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2d
comment What is this called in Taylor Swift's song “Style”?
The wikipedia article is incorrect - it even contradicts its own definition of additive rhythm. Additive rhythms are found most famously in Messiaen's talas - notably in his Quartet for the End of Time.
Apr
17
comment Why are time signatures needed?
@aeismail First, your notation is horrifying. Second, your ideas of "accented" beats are entirely contextual. You should only accent certain beats if it is historically or stylistically necessary. Otherwise, you should play the music as written.
Apr
17
comment Why are time signatures needed?
I heartily disagree with your ideas. Time signatures are dependent on the music. Next time you play Stravinky's Firebird with an orchestra, let me know how it goes without measure numbers. Some forms of music don't need time signatures, like the ones you mentioned, however, it is important to know how best to organize your music. Your comments on key signatures are equally silly and misguided.
Apr
11
comment Do song lyrics need to be complicated and have hidden meaning?
Absolutely not - if you want to be a millionaire, write trashy music with lyrics about sex and you'll be fine.
Apr
2
comment Do triads sound strongest in second inversion?
Also agreed with Tim here - The aural perception of 2nd inversion chords being "strongest" is purely subjective. In actual tradition, they are considered the weakest form of triad because of the 4th in the bass, which has been considered since the Baroque to be a dissonant interval.
Apr
2
comment Do triads sound strongest in second inversion?
Agreed with Pat Muchmore here - it is important to remember the distinctions between open and closed voicings. Matthew's example definition could be considered closed voicing, while Pat's include both closed and open voicings. @Matthew - if a triad was E, C, G, would it not still be in first inversion?
Apr
1
comment How can I learn to read bass clef score more naturally?
I disagree completely here; learning to read music is easy; see my comment to the question above.
Apr
1
comment How can I learn to read bass clef score more naturally?
The answer here is simple: learn the same way you learned treble clef. LINES: GBDFA (Good Boys Do Fine Always) SPACES: ACEG (All Cows Eat Grass). Draw a staff w/ blank paper; draw circles; label them. Read the clef on your guitar / piano. You won't learn it unless you use it / drill yourself. It doesn't have to be complicated.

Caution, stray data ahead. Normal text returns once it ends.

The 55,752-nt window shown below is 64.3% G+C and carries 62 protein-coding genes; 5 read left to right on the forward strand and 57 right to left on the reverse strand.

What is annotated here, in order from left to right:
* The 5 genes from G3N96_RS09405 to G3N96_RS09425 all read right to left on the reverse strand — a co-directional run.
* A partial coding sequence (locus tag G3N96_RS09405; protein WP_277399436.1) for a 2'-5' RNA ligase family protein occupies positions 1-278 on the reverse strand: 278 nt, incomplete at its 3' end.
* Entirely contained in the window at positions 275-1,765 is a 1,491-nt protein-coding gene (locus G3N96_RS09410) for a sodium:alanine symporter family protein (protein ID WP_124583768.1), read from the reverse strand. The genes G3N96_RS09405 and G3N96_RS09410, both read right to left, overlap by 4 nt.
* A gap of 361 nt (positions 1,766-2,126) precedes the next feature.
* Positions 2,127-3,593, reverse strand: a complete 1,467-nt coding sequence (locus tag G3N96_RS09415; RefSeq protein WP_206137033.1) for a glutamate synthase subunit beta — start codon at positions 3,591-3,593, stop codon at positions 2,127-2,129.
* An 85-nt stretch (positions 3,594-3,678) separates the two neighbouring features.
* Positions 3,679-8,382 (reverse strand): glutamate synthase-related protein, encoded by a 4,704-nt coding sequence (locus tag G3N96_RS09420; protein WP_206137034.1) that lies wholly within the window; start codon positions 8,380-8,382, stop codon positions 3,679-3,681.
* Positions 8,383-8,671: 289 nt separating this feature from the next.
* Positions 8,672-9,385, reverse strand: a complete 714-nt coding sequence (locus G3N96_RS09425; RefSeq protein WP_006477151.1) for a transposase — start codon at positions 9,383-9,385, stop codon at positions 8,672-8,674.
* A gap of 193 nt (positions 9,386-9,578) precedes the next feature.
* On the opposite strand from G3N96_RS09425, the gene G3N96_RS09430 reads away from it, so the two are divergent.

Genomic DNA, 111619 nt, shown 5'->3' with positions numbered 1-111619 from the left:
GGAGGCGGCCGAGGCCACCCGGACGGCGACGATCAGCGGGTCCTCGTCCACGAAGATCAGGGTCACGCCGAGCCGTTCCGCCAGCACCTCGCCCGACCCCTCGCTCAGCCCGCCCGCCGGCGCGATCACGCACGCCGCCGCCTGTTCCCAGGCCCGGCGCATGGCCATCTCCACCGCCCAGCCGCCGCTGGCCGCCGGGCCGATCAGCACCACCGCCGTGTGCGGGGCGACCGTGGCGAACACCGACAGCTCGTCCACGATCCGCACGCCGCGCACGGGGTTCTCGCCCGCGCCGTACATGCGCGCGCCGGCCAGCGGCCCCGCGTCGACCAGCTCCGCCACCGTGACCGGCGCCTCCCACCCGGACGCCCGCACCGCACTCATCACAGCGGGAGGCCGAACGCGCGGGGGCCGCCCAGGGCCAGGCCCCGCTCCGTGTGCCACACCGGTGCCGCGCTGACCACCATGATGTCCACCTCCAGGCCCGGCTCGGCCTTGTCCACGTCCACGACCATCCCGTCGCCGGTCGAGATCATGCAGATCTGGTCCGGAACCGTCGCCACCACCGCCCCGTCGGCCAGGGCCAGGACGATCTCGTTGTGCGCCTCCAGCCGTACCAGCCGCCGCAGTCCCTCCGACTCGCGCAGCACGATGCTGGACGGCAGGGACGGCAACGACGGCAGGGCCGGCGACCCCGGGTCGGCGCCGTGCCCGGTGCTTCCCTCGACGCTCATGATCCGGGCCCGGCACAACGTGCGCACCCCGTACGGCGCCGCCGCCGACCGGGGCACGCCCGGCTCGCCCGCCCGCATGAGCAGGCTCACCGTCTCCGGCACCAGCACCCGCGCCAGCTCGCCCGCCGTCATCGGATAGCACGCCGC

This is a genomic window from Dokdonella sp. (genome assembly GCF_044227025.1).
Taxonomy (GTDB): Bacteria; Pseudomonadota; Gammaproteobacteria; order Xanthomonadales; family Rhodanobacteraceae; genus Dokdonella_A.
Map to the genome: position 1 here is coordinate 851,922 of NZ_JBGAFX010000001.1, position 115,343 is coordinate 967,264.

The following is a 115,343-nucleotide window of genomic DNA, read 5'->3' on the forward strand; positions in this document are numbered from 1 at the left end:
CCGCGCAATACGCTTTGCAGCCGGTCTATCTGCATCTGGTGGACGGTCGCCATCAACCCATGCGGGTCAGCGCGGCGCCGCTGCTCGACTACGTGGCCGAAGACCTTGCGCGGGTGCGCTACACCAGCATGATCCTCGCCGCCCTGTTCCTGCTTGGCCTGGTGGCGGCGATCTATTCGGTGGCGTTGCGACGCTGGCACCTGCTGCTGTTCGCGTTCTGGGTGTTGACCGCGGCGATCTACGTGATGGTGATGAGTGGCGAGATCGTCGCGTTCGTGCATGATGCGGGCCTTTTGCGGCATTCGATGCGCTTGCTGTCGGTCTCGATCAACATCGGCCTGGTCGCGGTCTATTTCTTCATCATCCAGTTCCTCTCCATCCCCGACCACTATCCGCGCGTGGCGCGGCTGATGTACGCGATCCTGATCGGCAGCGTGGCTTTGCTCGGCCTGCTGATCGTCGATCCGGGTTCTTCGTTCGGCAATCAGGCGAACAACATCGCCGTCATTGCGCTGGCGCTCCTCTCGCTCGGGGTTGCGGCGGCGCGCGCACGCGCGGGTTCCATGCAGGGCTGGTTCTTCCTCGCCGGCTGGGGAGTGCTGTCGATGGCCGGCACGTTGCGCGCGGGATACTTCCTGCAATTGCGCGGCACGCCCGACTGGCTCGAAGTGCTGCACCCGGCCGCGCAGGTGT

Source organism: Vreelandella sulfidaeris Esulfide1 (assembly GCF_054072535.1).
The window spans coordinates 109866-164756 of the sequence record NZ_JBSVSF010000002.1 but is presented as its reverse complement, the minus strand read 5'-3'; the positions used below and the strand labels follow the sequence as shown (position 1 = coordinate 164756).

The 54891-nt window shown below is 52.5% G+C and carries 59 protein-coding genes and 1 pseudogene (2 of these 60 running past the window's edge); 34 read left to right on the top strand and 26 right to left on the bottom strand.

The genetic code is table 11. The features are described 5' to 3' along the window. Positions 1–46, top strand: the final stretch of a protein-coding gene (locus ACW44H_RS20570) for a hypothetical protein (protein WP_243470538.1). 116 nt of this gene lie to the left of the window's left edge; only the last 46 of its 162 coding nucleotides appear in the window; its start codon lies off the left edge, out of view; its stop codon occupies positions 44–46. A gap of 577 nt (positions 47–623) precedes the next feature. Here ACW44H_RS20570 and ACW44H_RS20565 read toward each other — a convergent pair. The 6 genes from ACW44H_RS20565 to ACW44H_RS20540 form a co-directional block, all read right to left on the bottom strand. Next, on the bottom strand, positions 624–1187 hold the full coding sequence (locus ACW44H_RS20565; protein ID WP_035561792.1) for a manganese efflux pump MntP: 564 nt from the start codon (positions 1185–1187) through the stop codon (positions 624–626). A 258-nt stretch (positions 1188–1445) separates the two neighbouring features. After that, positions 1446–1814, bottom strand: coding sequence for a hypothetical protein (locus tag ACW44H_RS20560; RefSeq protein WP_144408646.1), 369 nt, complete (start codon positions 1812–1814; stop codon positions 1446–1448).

Apr
1
comment Arranging a piece for full Orchestra
That text was okay in 1880s but, as you mentioned, pretty out of date now. Instruments / aesthetic are different now and information is better / relevant / more practical.
Apr
1
comment Arranging a piece for full Orchestra
What do you mean "possibly Samuel Adler"? - his orchestration book is required reading for practically everyone.
Mar
29
comment How should tuba valve springs of different size be reassembled?
You probably should have paid attention to that before you took the tuba apart.
Mar
22
comment Classical examples of a 'fifth voice' or 'ghost soprano'
@ Dave Thank you for the source - it was an interesting read. Apparently, we are both mistaken, according to the article combination (or "resultant") tones do not exist.
Mar
20
comment Is there more than one use for Roman Numerals in music notation?
Roman numerals are also used in Schenkerian Analysis to direct the listener to specific harmonic moments or shifts.
Mar
20
comment Classical examples of a 'fifth voice' or 'ghost soprano'
@Dave Would you care to cite your sources for this information? I'm really interested to learn more about your perception of the overtone series. If you were a classically trained organist, I might take your conjecture at presented value, but I see that you are not a musician by profession.
Mar
18
comment How can I get the vocals to stand out better in the mix when recording?
Also, I wouldn't recommend cutting the high frequencies from the violins, they're pretty high instruments to begin with, so you'd be robbing their sound. All you really need to do is just emphasize certain frequencies to give the violins and the voice each their own shape. For example, emphasize the frequency of the tonic key for the voice and emphasize the frequency for the dominant for the violin. This is of course very rudimentary, but you get the idea.
Mar
18
comment How can I get the vocals to stand out better in the mix when recording?
I don't think you would have to worry about violins being "too loud"; I don't recall a situation ever where the violins needed to be softer. Real instruments are very different than synthetic ones. Now Brass I could see being a problem.
Mar
16
comment Older Hexachordal Systems referred to in The Study of Counterpoint
@Limited Atonement - The Locrian mode was also missing long before composers started thinking about writing with specific harmonic progressions.
Mar
13
comment What are the characteristic intervals or scales of 13-limit harmony and beyond?
@PatMuchmore Glad to help, and no worries; I mostly just wanted to help you (and others) get un-stuck and moving again. :)
Mar
11
comment What are the characteristic intervals or scales of 13-limit harmony and beyond?
Just wanted to clarify that the assertions about hearing are not my own - just reporting the information that I read to help the OP move along in their research.
Mar
11
comment The teaching of scales, chords and keys
I think the answer to that is subjective - for some people it's never an issue, for others, they just need "permission". Still others might just need a change of attitude while some need to be re-taught. As I said before, you have to know a theory before you can see whether or not it applies to music. I think the real travesty in education would be not making students aware of the difference, so they know the examples in the book aren't true for everything.